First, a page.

<User name="" percentage="6.918" />
  <User name="Stepheng3" percentage="1.064" />
  <User name="BD2412" percentage="0.968" />
  <User name="Brycehughes" percentage="0.581" />
  <User name="Neutralhomer" percentage="0.484" />
  <User name="" percentage="0.242" />
  <User name="WillC" percentage="0.000" />
  <User name="Dcgibson55" percentage="0.000" />
  <User name="Jon Kolbert" percentage="0.000" />
  <User name="Ser Amantio di Nicolao" percentage="0.000" />
  <TotalTime sec="0" />

Judging by the way that the PHP code is written, there have been NFS cache problems with reading these files directly after the shell call finishes.

This is all a pretty clever system, but number of queue workers that are running and the use of mysql as a queuing system are problems. Reducing the number of queue runners from 10 to 4 would be a good quick fix.

The next steps would be either to figure out how to optimize the use of the s51512__data.dewiki_data table or to move this queuing function to redis. Moving to redis for the queuing function might be the better long term step. The s51512__data.dewiki_data` could still be used as the source of truth for final output of a run, but the polling step on both the web frontend and the worker pool side could be moved into a series of redis queues. There are tutorials for doing this sort of thing online like The current s51512__data.dewiki_data is large (5,054,310 rows), heavily indexed (1 primary, 1 unique, and 6 tertiary keys), and currently in high contention for both reads and writes due to the queuing + source of truth double usage. Moving the queuing to redis should be able to help with all of these things.

The new workflow could look something like:

  • initial request comes in
  • query database for the revision
  • if found, process and return result to client
  • if not found, LPUSH a processing request into a redis list including a "callback id"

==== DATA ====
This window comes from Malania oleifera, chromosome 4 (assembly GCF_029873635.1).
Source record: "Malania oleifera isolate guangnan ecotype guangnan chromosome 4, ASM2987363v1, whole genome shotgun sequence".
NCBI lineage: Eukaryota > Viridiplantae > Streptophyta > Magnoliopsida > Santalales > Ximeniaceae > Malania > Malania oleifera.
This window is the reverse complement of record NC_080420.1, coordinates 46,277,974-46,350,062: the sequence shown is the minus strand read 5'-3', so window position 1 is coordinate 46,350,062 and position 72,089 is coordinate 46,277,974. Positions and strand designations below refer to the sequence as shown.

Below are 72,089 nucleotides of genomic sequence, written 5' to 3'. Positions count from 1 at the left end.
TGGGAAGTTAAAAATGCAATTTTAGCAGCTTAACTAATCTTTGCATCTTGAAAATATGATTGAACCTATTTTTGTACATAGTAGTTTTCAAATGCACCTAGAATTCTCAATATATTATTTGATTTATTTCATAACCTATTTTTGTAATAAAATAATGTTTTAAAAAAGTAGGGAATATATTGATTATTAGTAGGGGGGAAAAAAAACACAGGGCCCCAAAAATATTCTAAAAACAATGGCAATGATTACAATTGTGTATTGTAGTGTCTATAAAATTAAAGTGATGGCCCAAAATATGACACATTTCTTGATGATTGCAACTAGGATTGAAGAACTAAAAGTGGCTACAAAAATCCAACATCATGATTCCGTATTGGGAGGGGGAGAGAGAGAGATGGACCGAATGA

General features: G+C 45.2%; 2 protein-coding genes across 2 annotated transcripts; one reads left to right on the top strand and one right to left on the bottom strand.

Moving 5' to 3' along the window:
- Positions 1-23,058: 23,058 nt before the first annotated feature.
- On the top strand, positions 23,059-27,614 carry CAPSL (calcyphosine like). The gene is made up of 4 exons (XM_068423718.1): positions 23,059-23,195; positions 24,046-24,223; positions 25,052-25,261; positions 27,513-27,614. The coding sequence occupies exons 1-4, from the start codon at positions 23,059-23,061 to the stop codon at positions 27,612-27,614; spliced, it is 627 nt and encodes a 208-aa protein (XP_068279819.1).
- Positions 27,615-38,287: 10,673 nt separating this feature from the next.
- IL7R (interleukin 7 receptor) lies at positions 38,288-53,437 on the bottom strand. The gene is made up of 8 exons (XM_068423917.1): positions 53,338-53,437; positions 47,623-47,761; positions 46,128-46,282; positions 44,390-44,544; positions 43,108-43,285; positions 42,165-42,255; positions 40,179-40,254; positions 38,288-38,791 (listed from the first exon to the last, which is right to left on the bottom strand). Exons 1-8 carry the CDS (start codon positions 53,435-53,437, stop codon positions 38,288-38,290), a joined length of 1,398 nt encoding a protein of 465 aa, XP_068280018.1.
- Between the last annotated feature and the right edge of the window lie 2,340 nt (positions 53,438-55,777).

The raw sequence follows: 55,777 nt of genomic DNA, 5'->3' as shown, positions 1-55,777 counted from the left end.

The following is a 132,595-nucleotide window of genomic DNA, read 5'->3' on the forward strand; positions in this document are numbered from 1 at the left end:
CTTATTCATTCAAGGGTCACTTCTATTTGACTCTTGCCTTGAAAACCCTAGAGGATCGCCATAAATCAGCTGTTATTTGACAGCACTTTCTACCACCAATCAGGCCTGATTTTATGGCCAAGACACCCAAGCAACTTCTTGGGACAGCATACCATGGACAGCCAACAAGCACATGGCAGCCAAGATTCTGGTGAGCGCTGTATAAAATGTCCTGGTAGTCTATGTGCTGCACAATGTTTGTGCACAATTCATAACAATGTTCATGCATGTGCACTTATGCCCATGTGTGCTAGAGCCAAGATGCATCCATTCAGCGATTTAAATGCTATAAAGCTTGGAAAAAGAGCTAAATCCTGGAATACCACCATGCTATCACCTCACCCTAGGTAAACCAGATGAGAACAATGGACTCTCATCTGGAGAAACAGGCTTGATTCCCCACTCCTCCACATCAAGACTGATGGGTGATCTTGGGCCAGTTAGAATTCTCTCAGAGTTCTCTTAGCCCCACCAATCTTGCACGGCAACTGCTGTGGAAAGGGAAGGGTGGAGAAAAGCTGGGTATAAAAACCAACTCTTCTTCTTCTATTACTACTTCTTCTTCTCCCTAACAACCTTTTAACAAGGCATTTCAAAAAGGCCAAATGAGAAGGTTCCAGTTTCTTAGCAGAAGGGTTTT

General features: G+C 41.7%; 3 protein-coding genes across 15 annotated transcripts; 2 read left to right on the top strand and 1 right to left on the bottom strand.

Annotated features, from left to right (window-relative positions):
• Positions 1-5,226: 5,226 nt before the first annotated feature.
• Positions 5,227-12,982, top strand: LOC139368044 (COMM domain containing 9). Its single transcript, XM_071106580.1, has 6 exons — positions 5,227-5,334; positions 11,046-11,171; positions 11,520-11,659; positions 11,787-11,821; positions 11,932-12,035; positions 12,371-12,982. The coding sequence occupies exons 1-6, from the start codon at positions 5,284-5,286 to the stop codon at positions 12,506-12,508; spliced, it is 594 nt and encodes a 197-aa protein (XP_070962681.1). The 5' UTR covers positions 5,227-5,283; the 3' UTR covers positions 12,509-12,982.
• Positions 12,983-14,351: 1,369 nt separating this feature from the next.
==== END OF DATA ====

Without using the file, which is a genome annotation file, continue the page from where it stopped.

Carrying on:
• return javascript callback to client

A callback request could look something like:

  • LREM the callback id from a redis results ready list
  • if the LREM returns > 0, query database for results, process, and return to client
  • if LREM == 0, return javascript callback to client

A worker request could look something like:

  • LRANGE from the worker's queue for the next task to perform
  • If task is found
    • run WikiHistory.exe
    • update database
    • RPUSH the callback id into the results ready list
    • LREM the task from the worker's queue
  • Repeat until no tasks are found in worker's queue
  • BRPOPLPUSH to wait for a processing request and save it in the worker queue
  • Repeat from the LRANGE poll step

This reduces the worst case database interaction to 1 query on initial request, 1 insert/update on worker finish, 1 query on callback request success. There is a slight chance for a thundering herd problem where multiple requests for a single revision come in, queue up at the same time, and be processed in parallel. Additional complexity could be added to avoid the duplicate work that this might cause like introducing a redis set to act as a distributed lock for processing any single revision. I would probably not bother with that until actual usage shows it to be a problem.

I actually changed it a little bit. I have 10 queues. When I started to maintain this tool, somewhen in September/October it had 4 queues, but at that time it served only de-wiki (and two very small ones: ndl and als). Now I serve en-wiki too. 9 queues are for different sizes of the page. The change I did already is polling fewer times. The processes for the large files poll now every 15 seconds since the computation takes a long time, so it does not matter if the user has to wait 5 minutes or 5 minutes and 15 seconds. The queue for the small pages now polls every 2 seconds (instead of 1 second). 1 second was not invented by me, that was the value when I started to maintain the tool.

I will reduce that the queues within a few days. All the larger pages are now precomputed, so I can provide the user good data and the missing ones are usually computed from srcratch within a few seconds.

Here on my local machine I have rewritten the whole code in C++ using Qt-Framework. But since it needs the same time (compared to the C#-Part), I stopped that. Well, C++ would need less memory since there is no overhead from mono.

However, I will look at the links you provided and think about them. Although I am writing programs since ages (actually since late/mid 70's) I am relative new to PHP (and to C# too) but I managed to optimize the C# code a lot (as written above). Give me two weeks of time and we both will be happy :-)

This is already implemented. Closing Task